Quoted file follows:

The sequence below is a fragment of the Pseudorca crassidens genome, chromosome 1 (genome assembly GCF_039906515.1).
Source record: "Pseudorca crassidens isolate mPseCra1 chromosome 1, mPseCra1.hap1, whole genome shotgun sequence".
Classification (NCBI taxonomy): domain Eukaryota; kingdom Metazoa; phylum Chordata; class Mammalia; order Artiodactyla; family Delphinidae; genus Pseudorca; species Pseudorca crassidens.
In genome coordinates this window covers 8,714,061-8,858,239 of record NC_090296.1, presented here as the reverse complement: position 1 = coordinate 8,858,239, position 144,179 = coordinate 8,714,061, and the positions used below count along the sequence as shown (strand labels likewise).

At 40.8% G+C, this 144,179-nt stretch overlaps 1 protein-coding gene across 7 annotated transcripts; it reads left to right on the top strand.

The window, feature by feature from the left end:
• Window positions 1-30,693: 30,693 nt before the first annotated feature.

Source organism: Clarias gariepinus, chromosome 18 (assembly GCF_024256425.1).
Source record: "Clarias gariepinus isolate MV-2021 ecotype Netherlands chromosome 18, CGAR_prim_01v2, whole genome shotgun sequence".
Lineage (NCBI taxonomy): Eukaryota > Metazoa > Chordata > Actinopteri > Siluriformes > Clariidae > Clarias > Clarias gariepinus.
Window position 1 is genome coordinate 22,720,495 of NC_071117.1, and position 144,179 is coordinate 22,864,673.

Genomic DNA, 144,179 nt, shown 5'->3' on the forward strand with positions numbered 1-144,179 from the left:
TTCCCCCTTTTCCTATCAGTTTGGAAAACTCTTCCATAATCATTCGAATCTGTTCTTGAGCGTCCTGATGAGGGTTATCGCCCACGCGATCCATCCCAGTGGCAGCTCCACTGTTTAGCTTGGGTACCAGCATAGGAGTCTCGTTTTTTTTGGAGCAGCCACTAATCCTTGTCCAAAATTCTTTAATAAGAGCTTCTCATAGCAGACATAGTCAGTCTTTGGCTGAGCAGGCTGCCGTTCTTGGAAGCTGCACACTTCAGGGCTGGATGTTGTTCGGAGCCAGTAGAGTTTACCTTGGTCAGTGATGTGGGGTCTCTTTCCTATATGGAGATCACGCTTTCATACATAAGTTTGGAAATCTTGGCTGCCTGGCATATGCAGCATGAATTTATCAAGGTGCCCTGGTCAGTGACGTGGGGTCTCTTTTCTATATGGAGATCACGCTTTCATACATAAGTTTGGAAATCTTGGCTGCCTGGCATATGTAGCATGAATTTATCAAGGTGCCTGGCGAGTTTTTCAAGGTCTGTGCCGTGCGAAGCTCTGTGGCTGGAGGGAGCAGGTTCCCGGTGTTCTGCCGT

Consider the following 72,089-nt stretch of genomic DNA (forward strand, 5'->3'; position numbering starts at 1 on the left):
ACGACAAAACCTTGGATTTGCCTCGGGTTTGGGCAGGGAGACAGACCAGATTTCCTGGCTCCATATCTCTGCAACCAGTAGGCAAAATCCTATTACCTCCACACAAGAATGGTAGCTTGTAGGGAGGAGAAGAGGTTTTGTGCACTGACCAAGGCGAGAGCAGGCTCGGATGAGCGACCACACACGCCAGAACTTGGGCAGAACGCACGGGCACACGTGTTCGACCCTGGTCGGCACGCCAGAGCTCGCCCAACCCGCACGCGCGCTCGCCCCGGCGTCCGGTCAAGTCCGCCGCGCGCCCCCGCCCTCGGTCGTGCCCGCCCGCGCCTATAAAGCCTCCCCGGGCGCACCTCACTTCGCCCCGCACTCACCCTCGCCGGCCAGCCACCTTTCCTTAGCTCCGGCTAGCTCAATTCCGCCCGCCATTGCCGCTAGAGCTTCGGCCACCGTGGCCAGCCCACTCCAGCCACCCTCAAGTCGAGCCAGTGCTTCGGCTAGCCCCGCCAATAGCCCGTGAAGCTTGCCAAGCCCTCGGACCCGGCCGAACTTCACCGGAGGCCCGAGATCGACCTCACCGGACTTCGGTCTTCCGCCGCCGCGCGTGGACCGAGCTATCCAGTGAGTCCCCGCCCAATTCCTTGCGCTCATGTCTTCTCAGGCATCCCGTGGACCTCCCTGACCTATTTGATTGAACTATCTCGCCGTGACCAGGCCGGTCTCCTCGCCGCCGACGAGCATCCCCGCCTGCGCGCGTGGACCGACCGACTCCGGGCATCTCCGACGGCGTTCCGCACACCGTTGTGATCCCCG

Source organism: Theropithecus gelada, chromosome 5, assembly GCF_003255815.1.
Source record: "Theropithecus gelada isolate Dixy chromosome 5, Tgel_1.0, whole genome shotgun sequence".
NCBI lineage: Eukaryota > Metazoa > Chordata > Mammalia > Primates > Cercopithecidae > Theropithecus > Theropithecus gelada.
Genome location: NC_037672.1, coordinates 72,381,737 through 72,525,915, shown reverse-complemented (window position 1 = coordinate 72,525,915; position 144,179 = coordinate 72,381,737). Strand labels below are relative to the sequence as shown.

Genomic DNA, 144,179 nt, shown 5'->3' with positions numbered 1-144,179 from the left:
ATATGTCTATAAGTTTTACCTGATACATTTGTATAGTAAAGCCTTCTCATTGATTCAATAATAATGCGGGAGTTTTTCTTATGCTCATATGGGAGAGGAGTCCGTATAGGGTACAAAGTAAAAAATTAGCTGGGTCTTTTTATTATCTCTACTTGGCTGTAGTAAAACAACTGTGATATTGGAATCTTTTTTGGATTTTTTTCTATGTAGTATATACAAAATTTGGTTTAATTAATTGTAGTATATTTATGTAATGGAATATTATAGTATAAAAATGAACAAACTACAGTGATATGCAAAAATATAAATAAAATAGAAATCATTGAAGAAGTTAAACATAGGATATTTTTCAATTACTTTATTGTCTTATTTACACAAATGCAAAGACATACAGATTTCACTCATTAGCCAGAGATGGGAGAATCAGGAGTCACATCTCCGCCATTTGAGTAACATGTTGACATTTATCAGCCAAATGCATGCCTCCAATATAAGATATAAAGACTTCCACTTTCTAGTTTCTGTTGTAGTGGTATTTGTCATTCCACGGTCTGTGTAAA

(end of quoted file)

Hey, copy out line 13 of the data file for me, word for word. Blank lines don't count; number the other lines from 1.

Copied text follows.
TTCCCCCTTTTCCTATCAGTTTGGAAAACTCTTCCATAATCATTCGAATCTGTTCTTGAGCGTCCTGATGAGGGTTATCGCCCACGCGATCCATCCCAGTGGCAGCTCCACTGTTTAGCTTGGGTACCAGCATAGGAGTCTCGTTTTTTTTGGAGCAGCCACTAATCCTTGTCCAAAATTCTTTAATAAGAGCTTCTCATAGCAGACATAGTCAGTCTTTGGCTGAGCAGGCTGCCGTTCTTGGAAGCTGCACACTTCAGGGCTGGATGTTGTTCGGAGCCAGTAGAGTTTACCTTGGTCAGTGATGTGGGGTCTCTTTCCTATATGGAGATCACGCTTTCATACATAAGTTTGGAAATCTTGGCTGCCTGGCATATGCAGCATGAATTTATCAAGGTGCCCTGGTCAGTGACGTGGGGTCTCTTTTCTATATGGAGATCACGCTTTCATACATAAGTTTGGAAATCTTGGCTGCCTGGCATATGTAGCATGAATTTATCAAGGTGCCTGGCGAGTTTTTCAAGGTCTGTGCCGTGCGAAGCTCTGTGGCTGGAGGGAGCAGGTTCCCGGTGTTCTGCCGT